“In 2024, hundreds of millions of people will be using the increasingly advanced features of AI in their everyday work and life. Already some 54 per cent of global consumers are using AI every day, and we’ll see this increase significantly next year,” Judy Slayter, head of the NAIC’s Responsible AI at Scale think tank, told the CSIRO.

“By the end of 2024, many of us will have an AI-enabled assistant. This will be either personalised to our individual needs or leveraging the increasingly ‘intelligent’ embedded assistants in the products and services we use every day.”

A similar prediction was made by none other than Bill Gates last year when he said that he expects everyone will have an AI-powered personal assistant or “agent” within five years.

“In the near future, anyone who’s online will be able to have a personal assistant powered by artificial intelligence that’s far beyond today’s technology,” he wrote on his personal blog.

“Agents are smarter. They’re proactive—capable of making suggestions before you ask for them.”

Gates envisions AI agents that will be able to book you a table at a restaurant it thinks you’ll like based on its understanding of your tastes and preferences, along with other deeply personalised planning.

Already, we’re seeing moves in this direction, with Microsoft having launched its Copilot programme and Google having its own Bard. These are only set to get more useful and more knowledgeable about us over the coming year.

Artificial General Intelligence

An image of the film her which features artificial general intelligence
Image: her / Warner Bros. Pictures

This one is a huge stretch, but 2024 could be the year that humanity makes significant strides towards artificial general intelligence.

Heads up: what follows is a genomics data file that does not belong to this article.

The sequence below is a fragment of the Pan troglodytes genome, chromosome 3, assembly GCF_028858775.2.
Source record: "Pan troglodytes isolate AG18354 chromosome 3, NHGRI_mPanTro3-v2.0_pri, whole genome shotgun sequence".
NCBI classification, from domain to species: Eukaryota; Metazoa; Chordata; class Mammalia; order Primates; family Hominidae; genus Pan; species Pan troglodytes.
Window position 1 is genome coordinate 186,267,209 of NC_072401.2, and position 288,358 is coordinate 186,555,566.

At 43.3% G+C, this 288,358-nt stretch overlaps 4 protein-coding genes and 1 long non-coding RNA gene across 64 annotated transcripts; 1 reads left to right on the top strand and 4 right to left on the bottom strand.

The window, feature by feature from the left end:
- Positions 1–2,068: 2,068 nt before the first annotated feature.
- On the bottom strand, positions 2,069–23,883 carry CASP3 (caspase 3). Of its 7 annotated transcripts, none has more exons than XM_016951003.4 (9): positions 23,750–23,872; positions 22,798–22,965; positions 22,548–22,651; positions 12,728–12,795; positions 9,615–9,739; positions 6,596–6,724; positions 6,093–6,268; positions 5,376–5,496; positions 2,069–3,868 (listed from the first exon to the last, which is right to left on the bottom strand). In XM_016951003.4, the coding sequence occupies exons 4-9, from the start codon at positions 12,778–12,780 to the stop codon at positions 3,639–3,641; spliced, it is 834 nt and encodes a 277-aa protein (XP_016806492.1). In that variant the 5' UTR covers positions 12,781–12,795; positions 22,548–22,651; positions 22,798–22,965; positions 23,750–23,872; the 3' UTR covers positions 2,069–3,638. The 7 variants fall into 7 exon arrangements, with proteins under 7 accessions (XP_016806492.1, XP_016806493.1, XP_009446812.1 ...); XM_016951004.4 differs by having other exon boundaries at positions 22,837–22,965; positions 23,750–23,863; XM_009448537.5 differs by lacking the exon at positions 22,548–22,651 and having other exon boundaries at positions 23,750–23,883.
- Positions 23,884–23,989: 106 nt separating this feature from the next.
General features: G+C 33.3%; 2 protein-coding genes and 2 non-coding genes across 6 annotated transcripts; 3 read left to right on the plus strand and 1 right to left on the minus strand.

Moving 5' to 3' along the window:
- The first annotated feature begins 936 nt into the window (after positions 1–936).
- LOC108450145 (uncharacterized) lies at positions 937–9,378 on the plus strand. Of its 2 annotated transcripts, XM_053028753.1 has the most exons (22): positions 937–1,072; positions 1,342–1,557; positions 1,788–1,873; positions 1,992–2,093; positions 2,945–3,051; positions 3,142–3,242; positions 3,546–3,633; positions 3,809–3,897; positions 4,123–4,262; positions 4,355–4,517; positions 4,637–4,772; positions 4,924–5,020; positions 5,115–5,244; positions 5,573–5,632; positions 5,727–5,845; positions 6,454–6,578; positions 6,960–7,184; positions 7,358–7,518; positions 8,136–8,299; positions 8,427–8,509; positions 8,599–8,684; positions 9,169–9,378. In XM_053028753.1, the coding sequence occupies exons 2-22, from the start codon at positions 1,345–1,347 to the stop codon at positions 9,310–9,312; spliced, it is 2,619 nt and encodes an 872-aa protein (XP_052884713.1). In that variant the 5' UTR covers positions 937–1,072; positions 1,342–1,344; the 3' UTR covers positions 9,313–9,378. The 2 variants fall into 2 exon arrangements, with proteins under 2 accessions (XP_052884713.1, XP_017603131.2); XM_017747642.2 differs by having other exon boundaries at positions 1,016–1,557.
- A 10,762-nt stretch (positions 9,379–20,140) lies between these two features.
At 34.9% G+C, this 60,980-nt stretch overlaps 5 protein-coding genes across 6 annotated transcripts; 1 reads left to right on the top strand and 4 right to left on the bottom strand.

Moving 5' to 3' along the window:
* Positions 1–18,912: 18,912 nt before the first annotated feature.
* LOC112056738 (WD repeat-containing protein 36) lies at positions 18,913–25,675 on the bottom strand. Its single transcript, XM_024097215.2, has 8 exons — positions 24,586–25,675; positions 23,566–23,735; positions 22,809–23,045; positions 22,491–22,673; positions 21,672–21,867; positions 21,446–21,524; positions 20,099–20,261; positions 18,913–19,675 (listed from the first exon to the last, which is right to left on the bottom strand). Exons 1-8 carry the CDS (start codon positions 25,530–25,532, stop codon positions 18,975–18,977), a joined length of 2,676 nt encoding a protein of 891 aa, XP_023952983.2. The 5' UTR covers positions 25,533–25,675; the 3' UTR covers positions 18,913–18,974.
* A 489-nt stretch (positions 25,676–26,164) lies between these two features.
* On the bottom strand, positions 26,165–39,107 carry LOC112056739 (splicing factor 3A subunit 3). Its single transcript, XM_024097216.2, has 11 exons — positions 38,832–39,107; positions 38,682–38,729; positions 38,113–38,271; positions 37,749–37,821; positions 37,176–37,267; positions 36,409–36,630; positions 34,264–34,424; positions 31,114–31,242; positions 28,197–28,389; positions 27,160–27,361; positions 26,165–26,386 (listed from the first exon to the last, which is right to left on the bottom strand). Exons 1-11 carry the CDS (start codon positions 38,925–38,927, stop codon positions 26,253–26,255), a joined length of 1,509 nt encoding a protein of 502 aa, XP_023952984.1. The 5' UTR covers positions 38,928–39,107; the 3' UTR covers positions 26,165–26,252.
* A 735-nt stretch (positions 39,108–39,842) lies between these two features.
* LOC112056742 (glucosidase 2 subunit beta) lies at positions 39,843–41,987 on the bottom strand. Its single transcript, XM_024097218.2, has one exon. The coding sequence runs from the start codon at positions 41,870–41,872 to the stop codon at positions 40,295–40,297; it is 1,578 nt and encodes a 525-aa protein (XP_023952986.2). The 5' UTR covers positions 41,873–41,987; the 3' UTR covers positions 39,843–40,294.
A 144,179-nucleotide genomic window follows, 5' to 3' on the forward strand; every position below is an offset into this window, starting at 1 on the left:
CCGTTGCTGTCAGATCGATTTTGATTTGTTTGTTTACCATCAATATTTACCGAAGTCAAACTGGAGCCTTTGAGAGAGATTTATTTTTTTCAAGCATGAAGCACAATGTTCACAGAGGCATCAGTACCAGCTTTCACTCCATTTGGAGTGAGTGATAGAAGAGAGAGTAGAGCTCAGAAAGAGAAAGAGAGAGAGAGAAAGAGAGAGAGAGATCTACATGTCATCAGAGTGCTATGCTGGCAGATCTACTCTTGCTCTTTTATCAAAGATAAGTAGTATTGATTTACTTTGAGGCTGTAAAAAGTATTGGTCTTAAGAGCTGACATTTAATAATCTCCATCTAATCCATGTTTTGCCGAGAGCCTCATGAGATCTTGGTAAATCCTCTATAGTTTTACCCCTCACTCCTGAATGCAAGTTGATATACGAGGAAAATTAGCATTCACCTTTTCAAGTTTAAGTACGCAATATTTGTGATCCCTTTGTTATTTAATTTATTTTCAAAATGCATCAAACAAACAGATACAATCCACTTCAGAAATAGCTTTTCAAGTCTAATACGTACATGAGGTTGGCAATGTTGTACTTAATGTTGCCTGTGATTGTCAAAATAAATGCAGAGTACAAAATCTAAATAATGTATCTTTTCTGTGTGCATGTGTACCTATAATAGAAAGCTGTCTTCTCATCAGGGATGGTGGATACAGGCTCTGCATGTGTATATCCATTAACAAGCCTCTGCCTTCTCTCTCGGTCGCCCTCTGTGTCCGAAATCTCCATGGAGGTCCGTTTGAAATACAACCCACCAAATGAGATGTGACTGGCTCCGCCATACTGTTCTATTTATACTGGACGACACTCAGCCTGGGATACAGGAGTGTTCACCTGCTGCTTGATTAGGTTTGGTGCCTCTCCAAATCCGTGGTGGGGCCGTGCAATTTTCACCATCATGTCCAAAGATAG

This, in a nutshell, is AI that is smarter than people. It is not geared towards one specific task but can approach anything. It will learn faster than us, have access to the entire internet, and be able to reason and think more acutely and creatively than humans.

There is a lot of debate around what AGI would actually look like and mean for the future of civilisation. For one thing, if AGI can be created that is smarter than humanity, it stands to reason that it, too, could create an even smarter version of itself. If that is possible, there is no limit to the speed of technological advancement – and no guarantee that future AGI generations will have any regard for human life or morality.

Some theorists term this point the ‘singularity’ and, while most experts put the date for the creation of such powerful AI sometime in the 2050s, others say that the rapid advancement of large language model programmes could fast-track that advancement to within the next five to 20 years.

Although it’s more of a semantic point, others still argue that ‘proto-AGI’ could come even sooner. One analyst has it that OpenAI’s next model, the successor to GPT-4, could even be described in such terms. The company has already been at the centre of wild rumours that they accidentally created something along those lines with their not-so-secret Q* project. The mysterious firing of CEO Sam Altman and other staff, word on the street has it, may have something to do with this.

While it’s highly unlikely that the singularity will arrive before the next 12 months are up, 2024 is bound to be a big year for the development of AI in that direction.